Thursday, October 10, 2013, by Samuel Williams
How does the Healthcare exchange work?
What is the income cap for Medicaid so that you would need to purchase at least some insurance?
Explain the different tiers of available healthcare plans. Do these give you better quality care based on how much you spend?
Who are the providers? Can any insurance company get involved in this?
What if you decide you’re not able to afford any of it?
These questions and more were asked by millions of Americans last week with the opening of the healthcare exchanges. In fact, in the first day and a half after the opening of the site, 6.1 million people visited www.healthcare.gov, the official government site for healthcare exchanges. The traffic was so great that the online marketplace experienced glitches, malfunctions, and crashes.
Commonly known as the Marketplace, the healthcare exchanges were a central part of President Barrack Obama’s Affordable Care Act. The Marketplace provides a central online location where uninsured Americans can see what health plans are available in their area. Through the Marketplace individuals and families can determine whether they can get lower costs on monthly premiums or lower out-of-pocket-costs. With the passage of the legislation, all Americans are required to have some minimum standard of health care and enrollment will remain open to consumers through March of 2014.
While the theory behind the Marketplace seems simple enough, the reality is significantly more complex. Health insurance is a complicated concept for any American, let alone ones who have never had the opportunity to actually have health insurance. Enter Healthcare Navigators. Navigators are “trained and credentialed [individuals who] educate consumers about their options, help consumers complete electronic and paper forms to establish eligibility for the federal exchange and public assistance programs, and help consumers enroll in federal exchange coverage.” One Navigator described her experience, saying “It’s exciting; we’re making history.”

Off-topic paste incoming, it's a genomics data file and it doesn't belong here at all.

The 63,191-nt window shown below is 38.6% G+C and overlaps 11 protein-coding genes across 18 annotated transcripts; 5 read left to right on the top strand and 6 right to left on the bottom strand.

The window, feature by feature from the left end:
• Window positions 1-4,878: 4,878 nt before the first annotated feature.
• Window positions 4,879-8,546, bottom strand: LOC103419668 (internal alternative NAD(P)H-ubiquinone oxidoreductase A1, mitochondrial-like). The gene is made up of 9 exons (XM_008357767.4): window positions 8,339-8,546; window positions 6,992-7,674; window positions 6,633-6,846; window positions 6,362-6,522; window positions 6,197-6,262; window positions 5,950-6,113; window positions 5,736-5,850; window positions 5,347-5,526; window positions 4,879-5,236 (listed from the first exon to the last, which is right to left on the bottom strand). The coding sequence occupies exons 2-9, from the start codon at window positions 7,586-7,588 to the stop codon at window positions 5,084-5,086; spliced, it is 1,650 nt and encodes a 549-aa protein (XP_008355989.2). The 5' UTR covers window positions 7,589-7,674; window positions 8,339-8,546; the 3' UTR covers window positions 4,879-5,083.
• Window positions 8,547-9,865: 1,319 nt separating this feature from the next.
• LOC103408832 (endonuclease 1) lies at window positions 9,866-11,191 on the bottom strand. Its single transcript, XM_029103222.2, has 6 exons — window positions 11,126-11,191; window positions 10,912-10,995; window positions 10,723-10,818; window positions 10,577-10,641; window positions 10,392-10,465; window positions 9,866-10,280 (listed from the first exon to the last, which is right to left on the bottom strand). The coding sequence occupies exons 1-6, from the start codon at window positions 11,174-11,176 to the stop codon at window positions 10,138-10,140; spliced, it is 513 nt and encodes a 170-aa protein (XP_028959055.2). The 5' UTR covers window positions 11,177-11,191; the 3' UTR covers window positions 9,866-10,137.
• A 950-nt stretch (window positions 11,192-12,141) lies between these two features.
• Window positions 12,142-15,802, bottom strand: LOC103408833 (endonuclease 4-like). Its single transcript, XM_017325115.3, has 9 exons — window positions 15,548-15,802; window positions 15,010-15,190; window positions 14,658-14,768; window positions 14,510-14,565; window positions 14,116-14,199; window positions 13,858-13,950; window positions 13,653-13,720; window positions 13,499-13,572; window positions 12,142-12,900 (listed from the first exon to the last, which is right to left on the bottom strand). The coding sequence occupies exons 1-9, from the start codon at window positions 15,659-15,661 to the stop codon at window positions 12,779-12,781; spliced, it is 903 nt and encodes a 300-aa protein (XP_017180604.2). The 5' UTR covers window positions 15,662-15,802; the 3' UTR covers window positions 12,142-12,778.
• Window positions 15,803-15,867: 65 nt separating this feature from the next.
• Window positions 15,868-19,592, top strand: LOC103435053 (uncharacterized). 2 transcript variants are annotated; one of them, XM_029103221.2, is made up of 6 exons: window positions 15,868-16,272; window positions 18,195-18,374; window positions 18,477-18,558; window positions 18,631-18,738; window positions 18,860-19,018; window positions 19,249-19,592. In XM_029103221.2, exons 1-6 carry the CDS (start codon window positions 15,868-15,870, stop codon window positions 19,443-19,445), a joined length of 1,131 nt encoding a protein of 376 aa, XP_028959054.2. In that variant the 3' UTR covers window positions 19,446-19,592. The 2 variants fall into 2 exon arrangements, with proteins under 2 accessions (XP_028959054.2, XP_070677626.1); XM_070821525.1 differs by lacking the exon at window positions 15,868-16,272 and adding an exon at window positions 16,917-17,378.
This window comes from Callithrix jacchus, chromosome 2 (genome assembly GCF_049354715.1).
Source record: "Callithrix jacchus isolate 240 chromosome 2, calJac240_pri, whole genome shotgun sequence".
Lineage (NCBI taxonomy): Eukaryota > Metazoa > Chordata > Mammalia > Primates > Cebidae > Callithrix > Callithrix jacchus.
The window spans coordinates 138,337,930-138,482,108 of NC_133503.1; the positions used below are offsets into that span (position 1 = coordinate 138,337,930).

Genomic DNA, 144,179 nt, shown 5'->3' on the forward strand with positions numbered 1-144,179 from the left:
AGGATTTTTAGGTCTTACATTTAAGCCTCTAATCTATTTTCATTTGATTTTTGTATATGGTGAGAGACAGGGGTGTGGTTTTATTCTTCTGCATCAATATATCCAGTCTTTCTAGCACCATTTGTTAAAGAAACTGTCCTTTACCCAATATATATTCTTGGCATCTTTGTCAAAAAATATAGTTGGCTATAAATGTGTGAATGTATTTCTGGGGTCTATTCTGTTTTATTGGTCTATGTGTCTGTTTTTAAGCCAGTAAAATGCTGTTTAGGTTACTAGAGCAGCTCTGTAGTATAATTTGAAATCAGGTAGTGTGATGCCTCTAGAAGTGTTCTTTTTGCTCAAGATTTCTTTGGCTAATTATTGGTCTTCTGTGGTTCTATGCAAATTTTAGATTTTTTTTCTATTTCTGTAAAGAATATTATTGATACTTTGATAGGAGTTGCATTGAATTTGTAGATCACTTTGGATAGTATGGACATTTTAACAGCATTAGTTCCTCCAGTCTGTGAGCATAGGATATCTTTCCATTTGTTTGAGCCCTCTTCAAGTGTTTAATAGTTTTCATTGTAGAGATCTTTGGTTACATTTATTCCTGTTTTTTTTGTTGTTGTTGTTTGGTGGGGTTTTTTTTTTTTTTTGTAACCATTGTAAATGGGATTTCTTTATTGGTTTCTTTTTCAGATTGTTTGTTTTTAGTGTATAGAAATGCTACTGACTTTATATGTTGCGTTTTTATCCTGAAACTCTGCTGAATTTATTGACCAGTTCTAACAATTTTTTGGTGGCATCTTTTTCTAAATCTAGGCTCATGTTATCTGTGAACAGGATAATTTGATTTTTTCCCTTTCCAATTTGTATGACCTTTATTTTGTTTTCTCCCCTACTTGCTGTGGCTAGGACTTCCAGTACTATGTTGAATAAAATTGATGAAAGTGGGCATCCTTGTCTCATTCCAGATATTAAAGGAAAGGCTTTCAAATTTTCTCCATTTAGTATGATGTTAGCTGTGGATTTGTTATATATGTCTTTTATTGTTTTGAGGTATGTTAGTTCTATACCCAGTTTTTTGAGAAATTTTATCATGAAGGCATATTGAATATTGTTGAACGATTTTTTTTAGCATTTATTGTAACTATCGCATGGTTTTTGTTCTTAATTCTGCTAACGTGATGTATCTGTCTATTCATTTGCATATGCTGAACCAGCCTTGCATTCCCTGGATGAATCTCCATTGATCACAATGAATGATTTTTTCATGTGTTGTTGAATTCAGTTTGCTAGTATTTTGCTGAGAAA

As of October 4, 2013 there were only 54 fully-trained and licensed Healthcare Navigators in Florida, a state of over 19 million people.
Of course, a program of enthusiastic Navigators is only effective if there are individuals willing to volunteer. An unexpected hitch in the implementation of the Marketplace has been the dearth of individuals willing to participate in the program. As of October 4, 2013 there were only 54 fully-trained and licensed Healthcare Navigators in Florida, a state of over 19 million people. And this issue isn’t limited to Florida, as many states, including North Carolina, have seen similar shortages.
While much of the blame will be laid at the feet of the Federal Government, state governments, such as the one in North Carolina, have certainly exasperated the problem. The Navigator Program is funded by federal grants. By choosing not to cooperate with the Affordable Care Act and declining to extend Medicaid coverage to about a half-million North Carolinians, the state rejected $27 million in federal assistance for promotional activities. “As a result, North Carolina’s outreach and enrollment are being handled by hospitals, nonprofits, volunteers and local agencies,” and these efforts are receiving less than a quarter of the funding they would have received with state support. Additionally, the lack of state support has led to predictions that implementation of the new law will be slowed down and insurance companies will be discouraged from participating.
It seems almost sad that after being passed by both congressional houses, overcoming a Supreme Court challenge, and playing a central role in the current shut down of the federal government, the real threat to implementing the Affordable Care Act may be in finding enough warm bodies to explain it.